The question now is, where do we go from here? First, we must all be prepared that the cyberwar will continue even after the conventional war ends. The security environment has changed, and we must all adapt rapidly. A strategy of deterrence against cyberattacks or disinformation has not been sufficient. Our focus must be increasingly on resilience, giving our institutions and people the skills to cope in a high-risk environment. As a highly digitalised society, we need to make sure that public services remain available and data is kept safe also during aggression and crisis. Last year Estonia nearly doubled its annual cybersecurity budget. This had instant results. All countries and companies must significantly increase their investment in cybersecurity.

When a few years ago hospitals only had to worry about some drug addict coming and stealing their morphine, now their security risks are cyber. If they are cyberattacked, they could be taken down and there could be civilian casualties. We all talk about cooperation, but this is not enough. The cyber threat picture can change fast, so there is a need for swift information exchange. We need a high level of trust between like-minded countries, service providers and intel agencies to share the kind of information that can prevent attacks elsewhere in the future. For example, in the European Union, the Estonian National Cyber Security Centre is by far the most active in sharing cyber threat information with cyber authorities in other member states. The bad guys share information with each other. So must friends.

Second, we must step up our efforts in cyber capacity building. Closing the digital divide must go hand in hand with building up cyber resilience. Estonia has long shared its knowhow. A recent example is helping to set up a new Cyber Competence Centre for Latin America and the Caribbean in the Dominican Republic. We have also been helping countries in Africa, Central Asia and Eastern Europe build more robust cyber defences over many years.

Third, we must do more to send a clear signal that there’s no place for impunity, not in cyberspace, not anywhere else. Becoming better and faster at attribution is one important thing, but we need to look also at the big picture. Russia’s strategic goals are much bigger than Ukraine. It wants to rewrite the world in its own image where might makes right. In the struggle between democracy and autocracy, the digital sphere is not the sideshow but the frontline.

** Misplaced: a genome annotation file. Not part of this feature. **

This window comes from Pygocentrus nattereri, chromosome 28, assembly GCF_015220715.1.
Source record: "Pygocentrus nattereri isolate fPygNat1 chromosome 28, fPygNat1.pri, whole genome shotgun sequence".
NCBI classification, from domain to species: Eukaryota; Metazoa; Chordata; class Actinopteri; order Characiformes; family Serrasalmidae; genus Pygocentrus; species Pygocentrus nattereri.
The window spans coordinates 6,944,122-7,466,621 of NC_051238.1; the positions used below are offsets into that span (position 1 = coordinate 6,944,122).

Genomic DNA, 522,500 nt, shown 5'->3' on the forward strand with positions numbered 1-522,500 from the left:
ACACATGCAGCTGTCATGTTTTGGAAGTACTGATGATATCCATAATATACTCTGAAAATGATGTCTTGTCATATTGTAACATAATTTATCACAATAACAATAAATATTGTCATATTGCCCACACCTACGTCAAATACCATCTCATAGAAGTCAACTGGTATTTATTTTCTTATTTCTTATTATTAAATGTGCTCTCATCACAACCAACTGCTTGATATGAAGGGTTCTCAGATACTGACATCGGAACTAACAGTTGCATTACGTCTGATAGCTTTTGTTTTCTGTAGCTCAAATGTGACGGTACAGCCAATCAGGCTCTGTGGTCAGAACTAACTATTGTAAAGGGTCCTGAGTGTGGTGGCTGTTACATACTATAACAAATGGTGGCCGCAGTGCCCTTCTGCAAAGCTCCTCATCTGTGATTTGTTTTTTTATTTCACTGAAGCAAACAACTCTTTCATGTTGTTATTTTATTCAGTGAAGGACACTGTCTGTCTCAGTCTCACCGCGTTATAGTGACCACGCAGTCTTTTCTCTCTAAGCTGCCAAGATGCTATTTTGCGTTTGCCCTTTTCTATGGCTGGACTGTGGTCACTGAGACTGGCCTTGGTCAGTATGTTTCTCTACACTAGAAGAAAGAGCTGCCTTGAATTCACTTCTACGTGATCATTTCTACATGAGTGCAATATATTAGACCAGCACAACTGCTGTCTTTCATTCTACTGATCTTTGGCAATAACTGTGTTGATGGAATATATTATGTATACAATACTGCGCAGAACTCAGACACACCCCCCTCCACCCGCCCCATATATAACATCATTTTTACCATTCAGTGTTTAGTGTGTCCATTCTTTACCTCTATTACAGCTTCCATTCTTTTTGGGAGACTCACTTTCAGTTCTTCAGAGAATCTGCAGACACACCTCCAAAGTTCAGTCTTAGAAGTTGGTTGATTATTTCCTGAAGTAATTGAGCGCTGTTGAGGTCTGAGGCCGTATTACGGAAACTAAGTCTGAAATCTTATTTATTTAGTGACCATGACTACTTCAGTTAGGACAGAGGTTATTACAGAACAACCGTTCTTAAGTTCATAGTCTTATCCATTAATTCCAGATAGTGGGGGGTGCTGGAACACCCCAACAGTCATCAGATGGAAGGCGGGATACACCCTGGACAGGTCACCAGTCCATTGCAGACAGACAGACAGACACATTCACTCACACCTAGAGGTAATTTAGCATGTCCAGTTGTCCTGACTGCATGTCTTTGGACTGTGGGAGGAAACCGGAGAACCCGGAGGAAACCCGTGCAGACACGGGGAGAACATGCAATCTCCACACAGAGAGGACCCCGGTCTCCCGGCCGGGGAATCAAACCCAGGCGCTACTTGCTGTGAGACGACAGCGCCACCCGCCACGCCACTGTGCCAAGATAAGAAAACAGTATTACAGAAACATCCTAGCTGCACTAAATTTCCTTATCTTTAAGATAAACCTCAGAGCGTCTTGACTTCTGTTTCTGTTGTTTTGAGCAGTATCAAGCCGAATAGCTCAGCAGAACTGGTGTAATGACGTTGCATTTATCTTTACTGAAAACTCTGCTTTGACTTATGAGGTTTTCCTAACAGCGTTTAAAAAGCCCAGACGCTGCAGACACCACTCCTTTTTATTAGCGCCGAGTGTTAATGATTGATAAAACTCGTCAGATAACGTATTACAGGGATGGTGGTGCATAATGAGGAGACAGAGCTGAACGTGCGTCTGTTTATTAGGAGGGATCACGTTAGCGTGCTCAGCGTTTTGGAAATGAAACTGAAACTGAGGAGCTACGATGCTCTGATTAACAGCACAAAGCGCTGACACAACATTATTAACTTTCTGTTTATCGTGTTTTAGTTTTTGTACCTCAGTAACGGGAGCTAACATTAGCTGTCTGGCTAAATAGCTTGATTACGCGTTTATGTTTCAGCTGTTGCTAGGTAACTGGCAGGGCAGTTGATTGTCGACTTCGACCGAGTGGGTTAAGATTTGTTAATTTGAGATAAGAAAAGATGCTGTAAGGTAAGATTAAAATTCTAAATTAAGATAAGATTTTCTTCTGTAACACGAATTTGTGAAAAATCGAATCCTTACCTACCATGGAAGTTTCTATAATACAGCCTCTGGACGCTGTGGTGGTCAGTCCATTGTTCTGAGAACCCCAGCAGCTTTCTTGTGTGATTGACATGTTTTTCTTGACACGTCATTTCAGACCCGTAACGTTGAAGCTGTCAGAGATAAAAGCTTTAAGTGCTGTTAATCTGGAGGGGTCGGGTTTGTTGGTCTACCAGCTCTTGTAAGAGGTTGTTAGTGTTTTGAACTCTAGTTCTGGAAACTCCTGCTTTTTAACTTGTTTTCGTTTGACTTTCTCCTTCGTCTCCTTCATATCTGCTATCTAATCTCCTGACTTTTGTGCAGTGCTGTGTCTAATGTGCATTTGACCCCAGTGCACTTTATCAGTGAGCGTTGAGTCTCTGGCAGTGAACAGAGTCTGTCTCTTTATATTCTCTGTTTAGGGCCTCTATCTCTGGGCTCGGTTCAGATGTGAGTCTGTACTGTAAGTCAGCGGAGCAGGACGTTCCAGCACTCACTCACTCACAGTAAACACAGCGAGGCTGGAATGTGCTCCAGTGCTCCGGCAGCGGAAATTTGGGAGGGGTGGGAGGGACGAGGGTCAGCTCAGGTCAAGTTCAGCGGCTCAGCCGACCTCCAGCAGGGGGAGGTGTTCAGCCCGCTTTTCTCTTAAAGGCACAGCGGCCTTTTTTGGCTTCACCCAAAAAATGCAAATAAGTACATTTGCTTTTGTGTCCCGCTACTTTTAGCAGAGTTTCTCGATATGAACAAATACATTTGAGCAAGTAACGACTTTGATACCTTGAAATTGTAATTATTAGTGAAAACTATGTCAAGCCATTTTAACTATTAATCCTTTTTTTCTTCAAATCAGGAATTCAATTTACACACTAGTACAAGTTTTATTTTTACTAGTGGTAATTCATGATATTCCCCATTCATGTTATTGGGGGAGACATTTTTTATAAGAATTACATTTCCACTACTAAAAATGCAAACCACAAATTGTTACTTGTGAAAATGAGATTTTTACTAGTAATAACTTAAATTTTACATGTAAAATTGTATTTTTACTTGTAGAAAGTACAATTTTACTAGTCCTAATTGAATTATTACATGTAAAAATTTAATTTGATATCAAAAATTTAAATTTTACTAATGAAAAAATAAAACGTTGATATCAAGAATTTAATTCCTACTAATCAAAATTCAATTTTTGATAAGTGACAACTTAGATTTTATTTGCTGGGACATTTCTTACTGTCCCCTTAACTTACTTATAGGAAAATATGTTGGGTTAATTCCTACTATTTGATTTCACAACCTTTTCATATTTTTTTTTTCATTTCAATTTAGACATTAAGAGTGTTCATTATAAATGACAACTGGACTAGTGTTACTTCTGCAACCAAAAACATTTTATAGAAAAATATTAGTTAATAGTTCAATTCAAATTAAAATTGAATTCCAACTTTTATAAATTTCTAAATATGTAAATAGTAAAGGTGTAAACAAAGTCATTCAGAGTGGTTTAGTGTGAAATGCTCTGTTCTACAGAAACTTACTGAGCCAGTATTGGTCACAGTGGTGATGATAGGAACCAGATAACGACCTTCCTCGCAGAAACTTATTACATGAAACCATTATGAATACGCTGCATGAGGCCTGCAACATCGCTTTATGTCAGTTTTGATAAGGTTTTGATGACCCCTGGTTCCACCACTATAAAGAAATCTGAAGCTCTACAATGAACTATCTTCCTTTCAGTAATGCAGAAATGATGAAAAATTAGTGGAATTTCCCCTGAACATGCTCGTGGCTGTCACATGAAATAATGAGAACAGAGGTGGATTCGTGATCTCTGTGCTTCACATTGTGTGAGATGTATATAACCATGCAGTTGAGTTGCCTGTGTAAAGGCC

A few weeks ago, Russia tabled a new cyber warfare treaty at the UN. It aims to undermine the obligations for states under existing international law and justify censorship domestically. But existing international law applies in cyberspace in full. One of the risks I see is sleepwalking into negotiating new legally binding international rules with an outright war criminal. We can’t negotiate new international norms where an aggressor feels like the existing ones are not suitable for its goals. Let’s review and be aware of our engagement with Russia in international organisations.

And finally, it is clear that security can no longer happen in silos. Any serious approach to defend liberal democracies will have to go beyond current institutional limitations. We must build connections and set standards with those we can trust, especially as new technologies like artificial intelligence, 5G and quantum computing become realities. The Indo-Pacific region is at the forefront of this conversation. Those in the region who share the same values should be natural partners for European countries.

We must keep widening the circle of like-minded countries. For too long we have been over-reliant on countries who do not share our values and who weaponise our trust. The era of such dependencies has come to a close. We must be able to shape the age of rapid technological development so that it will serve our societies, including fostering ethical AI and building more trustworthy digital ecosystems. Liberal governments cannot do this alone. It needs to be in partnership with businesses and civil society.

And it also involves big tech putting its money where its mouth is to protect democracy—transparency, better algorithms, adequate content moderation also in smaller markets. We are in it for the long haul. Tyrannies like Russia do not want freedom and democracy to prevail. It is a direct threat to dictatorship. That is why they will keep trying to turn technology into a tool of oppression and a means to destabilise free societies. Our job is to help Ukraine win the war, rethink our connections and ensure impunity does not prevail in any sphere, cyberspace included.